Thursday, June 16, 2005

More on liberty in education.

Jeff Jacoby's opinion piece only touches on the huge separation of school and state issue. Here's a snip from Jeff's essay to whet your appetite:

There is nothing indispensable about a state role in education. Parents don't expect the government to provide their children's food or clothing or medical care; there is no reason why it must provide their schooling. An educated citizenry is a vital public good, of course. But like most such goods, a competitive and responsive private sector can do a much better job of supplying it than the public sector can.

Imagine how diverse and lively American education would be if it were liberated from government control. There would be schools of every description -- just as there are restaurants, websites, and clothing styles of every description. Parents who wanted their children to be taught Darwinian evolution unsullied by leaps of faith about an Intelligent Designer would be able to choose schools in which religious notions would play no role. Those who wanted their children to see God's hand in the miraculous tapestry of life all around them would send them to schools in which faith played a prominent role.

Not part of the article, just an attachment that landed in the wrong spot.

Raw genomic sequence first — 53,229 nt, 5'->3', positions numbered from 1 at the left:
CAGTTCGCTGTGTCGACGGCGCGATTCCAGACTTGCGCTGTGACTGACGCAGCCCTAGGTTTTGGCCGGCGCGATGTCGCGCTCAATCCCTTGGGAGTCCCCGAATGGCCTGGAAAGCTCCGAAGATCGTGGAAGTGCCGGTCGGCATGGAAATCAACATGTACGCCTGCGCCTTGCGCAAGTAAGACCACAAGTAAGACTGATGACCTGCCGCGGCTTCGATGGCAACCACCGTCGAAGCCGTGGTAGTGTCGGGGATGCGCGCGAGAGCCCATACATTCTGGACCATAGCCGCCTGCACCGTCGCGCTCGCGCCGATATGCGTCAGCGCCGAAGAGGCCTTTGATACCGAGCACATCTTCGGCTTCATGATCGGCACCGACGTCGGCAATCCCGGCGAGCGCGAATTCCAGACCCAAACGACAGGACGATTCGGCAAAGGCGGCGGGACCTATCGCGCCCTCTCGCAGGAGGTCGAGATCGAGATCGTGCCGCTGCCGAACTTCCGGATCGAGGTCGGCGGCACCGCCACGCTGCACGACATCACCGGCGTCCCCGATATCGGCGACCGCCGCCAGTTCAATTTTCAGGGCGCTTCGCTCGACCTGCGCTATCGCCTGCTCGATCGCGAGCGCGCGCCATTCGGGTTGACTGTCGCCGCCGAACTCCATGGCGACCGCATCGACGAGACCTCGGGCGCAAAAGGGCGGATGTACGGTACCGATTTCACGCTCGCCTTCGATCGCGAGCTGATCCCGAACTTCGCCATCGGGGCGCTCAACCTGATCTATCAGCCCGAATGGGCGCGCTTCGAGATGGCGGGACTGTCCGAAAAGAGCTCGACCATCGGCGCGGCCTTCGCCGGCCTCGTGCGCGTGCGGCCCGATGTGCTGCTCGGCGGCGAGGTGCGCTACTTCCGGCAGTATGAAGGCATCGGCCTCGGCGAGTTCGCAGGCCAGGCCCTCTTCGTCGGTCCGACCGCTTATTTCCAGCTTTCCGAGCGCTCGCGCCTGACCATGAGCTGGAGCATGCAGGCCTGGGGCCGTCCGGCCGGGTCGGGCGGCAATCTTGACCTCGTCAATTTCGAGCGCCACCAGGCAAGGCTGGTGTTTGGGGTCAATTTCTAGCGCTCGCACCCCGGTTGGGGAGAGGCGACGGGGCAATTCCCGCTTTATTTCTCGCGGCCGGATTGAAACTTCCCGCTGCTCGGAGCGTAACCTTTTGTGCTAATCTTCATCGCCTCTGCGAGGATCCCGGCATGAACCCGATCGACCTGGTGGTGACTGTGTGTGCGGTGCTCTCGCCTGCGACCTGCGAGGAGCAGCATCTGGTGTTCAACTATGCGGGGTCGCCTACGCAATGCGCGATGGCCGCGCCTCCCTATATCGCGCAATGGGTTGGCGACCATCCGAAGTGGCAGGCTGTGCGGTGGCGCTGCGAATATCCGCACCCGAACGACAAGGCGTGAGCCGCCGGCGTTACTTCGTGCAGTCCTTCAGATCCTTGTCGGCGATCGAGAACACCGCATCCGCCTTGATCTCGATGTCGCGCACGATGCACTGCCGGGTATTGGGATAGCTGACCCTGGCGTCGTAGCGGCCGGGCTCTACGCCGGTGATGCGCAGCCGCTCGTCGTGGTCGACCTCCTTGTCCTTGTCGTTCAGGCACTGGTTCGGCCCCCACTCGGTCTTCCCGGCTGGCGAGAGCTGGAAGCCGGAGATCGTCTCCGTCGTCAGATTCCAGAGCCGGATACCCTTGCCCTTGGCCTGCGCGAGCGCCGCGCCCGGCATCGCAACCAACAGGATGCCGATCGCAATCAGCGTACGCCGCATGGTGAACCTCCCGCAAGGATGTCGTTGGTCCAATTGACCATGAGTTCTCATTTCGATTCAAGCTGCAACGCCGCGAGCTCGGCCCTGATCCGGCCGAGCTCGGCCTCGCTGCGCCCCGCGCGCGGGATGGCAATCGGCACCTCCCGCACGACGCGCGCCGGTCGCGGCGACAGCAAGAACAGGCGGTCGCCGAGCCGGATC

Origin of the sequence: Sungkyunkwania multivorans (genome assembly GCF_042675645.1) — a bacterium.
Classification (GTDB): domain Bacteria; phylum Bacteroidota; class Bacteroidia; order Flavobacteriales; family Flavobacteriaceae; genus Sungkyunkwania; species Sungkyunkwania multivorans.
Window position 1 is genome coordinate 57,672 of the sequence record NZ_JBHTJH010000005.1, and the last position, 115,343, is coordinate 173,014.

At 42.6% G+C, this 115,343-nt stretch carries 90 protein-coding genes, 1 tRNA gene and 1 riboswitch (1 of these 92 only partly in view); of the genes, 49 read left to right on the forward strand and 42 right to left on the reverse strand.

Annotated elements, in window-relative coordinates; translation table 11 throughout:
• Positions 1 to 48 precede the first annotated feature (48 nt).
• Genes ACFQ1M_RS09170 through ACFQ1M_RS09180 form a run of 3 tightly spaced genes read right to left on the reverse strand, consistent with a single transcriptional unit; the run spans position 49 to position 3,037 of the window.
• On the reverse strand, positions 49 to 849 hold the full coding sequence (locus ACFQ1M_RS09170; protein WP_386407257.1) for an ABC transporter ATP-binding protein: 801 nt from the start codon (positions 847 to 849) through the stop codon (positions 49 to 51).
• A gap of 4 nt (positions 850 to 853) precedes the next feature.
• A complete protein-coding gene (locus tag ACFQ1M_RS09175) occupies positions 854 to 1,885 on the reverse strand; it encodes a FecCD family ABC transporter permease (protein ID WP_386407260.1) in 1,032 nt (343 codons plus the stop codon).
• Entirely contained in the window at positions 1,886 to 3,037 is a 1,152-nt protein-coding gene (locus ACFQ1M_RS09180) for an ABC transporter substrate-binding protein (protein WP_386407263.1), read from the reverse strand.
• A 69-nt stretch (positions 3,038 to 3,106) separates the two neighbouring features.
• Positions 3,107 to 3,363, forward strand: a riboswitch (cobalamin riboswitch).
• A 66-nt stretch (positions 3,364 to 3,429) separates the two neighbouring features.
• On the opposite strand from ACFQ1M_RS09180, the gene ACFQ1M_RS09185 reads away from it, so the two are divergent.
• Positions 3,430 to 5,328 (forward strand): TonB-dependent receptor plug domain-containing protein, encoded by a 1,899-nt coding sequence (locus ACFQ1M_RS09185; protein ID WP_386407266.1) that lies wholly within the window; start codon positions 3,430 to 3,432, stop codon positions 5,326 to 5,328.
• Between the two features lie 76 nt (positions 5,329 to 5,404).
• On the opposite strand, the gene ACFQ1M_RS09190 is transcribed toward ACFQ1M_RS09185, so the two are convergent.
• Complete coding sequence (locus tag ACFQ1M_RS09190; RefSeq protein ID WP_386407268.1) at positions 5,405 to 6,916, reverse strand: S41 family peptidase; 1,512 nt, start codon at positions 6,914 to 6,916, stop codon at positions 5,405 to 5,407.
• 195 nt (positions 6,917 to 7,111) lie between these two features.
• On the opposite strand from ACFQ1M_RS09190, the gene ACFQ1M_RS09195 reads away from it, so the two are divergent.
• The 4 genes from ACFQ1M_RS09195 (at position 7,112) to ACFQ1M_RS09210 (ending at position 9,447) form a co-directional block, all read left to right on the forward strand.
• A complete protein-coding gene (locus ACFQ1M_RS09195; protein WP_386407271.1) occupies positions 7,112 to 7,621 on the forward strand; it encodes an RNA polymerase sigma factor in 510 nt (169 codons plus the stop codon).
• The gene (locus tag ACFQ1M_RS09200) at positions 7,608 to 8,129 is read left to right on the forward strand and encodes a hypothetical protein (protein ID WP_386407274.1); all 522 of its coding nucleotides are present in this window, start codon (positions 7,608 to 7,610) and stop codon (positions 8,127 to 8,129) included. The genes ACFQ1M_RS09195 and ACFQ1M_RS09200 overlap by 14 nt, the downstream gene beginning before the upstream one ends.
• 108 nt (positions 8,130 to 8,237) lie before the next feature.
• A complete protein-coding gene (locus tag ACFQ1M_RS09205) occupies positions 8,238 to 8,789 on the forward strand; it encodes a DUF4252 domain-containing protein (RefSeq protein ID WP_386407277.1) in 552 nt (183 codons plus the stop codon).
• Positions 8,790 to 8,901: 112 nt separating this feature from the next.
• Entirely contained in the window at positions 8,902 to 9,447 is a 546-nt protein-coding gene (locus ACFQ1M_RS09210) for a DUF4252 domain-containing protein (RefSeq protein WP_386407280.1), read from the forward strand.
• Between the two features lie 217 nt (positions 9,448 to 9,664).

Unfortunately, too many citizens have begun to expect the government to provide food and medical care. That may be the direct result of the government schooling we have. That 'soft bigotry of lower expectations' having been alluded to in recent comments in the Tennessean and the Nashville City Paper.

Regarding the second paragraph I'm not sure that this is the sort of diversity that the folks who cooked up public education wanted to create. It seems clear to me that a primary goal was to bring about conformity, to 'socialize' the students to further their 'professional' opinion of what the world ought to look, act and be like. Fortunately, especially here in the US, we just keep wriggling out of that mold.

I'm really curious to know if the objections to this will be anything more than the usual baseless "we're the professionals, you can't trust parents, this is too important to democracy (on par with national security I suppose) to be done by anyone but the government, those charter/private schools are only in it for the money ". (I'm reading the MNPS budget now and I'm thinking there are plenty of folks in it for the money.)

If you want to delve more into the concept of separation, I'm not sure you could find a more passionate group of folks than those at the Alliance for the Separation of School and State.

(Thanks to Ben for the link to Jacoby's essay.)

No comments: